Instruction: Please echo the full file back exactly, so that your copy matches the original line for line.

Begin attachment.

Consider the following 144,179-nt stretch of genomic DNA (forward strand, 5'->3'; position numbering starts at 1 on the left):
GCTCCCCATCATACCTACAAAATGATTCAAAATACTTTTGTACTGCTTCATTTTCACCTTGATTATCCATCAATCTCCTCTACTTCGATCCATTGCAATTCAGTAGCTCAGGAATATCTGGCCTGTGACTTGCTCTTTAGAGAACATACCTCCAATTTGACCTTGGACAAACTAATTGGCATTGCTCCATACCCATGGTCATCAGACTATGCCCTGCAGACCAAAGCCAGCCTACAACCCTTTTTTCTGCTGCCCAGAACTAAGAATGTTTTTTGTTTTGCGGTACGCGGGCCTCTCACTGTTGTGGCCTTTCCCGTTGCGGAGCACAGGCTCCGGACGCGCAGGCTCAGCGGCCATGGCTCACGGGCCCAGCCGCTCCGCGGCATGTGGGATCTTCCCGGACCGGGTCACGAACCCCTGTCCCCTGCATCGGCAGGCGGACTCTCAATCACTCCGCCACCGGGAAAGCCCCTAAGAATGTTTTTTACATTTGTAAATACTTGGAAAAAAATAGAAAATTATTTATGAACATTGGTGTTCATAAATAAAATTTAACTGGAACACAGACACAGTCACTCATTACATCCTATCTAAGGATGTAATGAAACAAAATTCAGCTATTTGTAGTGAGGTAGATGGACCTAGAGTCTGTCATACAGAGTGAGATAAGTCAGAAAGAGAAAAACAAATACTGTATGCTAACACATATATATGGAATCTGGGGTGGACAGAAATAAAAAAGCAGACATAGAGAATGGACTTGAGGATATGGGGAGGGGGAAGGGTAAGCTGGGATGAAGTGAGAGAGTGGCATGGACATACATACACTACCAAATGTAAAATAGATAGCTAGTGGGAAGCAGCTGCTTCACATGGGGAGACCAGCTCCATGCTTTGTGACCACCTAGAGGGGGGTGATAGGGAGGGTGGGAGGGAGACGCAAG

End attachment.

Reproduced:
Consider the following 144,179-nt stretch of genomic DNA (forward strand, 5'->3'; position numbering starts at 1 on the left):
GCTCCCCATCATACCTACAAAATGATTCAAAATACTTTTGTACTGCTTCATTTTCACCTTGATTATCCATCAATCTCCTCTACTTCGATCCATTGCAATTCAGTAGCTCAGGAATATCTGGCCTGTGACTTGCTCTTTAGAGAACATACCTCCAATTTGACCTTGGACAAACTAATTGGCATTGCTCCATACCCATGGTCATCAGACTATGCCCTGCAGACCAAAGCCAGCCTACAACCCTTTTTTCTGCTGCCCAGAACTAAGAATGTTTTTTGTTTTGCGGTACGCGGGCCTCTCACTGTTGTGGCCTTTCCCGTTGCGGAGCACAGGCTCCGGACGCGCAGGCTCAGCGGCCATGGCTCACGGGCCCAGCCGCTCCGCGGCATGTGGGATCTTCCCGGACCGGGTCACGAACCCCTGTCCCCTGCATCGGCAGGCGGACTCTCAATCACTCCGCCACCGGGAAAGCCCCTAAGAATGTTTTTTACATTTGTAAATACTTGGAAAAAAATAGAAAATTATTTATGAACATTGGTGTTCATAAATAAAATTTAACTGGAACACAGACACAGTCACTCATTACATCCTATCTAAGGATGTAATGAAACAAAATTCAGCTATTTGTAGTGAGGTAGATGGACCTAGAGTCTGTCATACAGAGTGAGATAAGTCAGAAAGAGAAAAACAAATACTGTATGCTAACACATATATATGGAATCTGGGGTGGACAGAAATAAAAAAGCAGACATAGAGAATGGACTTGAGGATATGGGGAGGGGGAAGGGTAAGCTGGGATGAAGTGAGAGAGTGGCATGGACATACATACACTACCAAATGTAAAATAGATAGCTAGTGGGAAGCAGCTGCTTCACATGGGGAGACCAGCTCCATGCTTTGTGACCACCTAGAGGGGGGTGATAGGGAGGGTGGGAGGGAGACGCAAG